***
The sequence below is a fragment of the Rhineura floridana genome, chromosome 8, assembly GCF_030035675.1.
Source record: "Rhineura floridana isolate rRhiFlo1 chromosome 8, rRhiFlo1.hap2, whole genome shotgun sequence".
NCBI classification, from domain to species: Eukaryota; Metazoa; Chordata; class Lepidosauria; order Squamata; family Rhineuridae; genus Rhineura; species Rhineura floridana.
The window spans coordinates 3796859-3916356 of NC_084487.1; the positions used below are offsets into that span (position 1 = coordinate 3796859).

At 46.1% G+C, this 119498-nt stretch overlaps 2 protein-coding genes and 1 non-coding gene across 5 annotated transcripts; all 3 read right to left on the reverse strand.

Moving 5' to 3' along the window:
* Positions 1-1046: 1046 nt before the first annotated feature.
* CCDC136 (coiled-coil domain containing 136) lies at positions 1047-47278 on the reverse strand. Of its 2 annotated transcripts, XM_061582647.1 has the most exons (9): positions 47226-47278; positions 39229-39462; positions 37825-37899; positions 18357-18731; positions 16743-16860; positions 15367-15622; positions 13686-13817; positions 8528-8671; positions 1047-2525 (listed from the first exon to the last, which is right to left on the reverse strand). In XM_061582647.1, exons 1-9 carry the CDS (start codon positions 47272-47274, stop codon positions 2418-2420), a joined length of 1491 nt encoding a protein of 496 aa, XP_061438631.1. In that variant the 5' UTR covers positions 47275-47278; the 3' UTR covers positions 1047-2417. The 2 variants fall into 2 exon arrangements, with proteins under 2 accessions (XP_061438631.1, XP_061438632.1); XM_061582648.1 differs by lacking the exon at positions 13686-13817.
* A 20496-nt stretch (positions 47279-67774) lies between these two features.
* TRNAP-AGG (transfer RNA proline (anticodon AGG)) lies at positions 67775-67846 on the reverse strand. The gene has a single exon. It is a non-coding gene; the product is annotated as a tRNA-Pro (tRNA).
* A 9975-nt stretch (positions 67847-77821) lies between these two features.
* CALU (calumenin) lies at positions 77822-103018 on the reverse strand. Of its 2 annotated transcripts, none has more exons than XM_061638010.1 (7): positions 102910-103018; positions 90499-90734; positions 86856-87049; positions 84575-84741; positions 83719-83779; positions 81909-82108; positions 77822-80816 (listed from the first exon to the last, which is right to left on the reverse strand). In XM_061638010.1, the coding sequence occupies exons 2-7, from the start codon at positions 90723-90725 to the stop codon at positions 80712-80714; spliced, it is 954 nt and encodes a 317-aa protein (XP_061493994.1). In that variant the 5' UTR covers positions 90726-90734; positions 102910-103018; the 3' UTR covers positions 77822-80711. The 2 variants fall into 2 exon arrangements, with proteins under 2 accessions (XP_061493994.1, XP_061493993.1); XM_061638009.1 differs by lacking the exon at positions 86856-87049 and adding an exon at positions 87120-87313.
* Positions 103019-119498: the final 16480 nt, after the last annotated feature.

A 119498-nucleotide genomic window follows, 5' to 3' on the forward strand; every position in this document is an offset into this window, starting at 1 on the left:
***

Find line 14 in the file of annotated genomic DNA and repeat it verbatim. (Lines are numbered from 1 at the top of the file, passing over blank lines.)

A 119498-nucleotide genomic window follows, 5' to 3' on the forward strand; every position in this document is an offset into this window, starting at 1 on the left: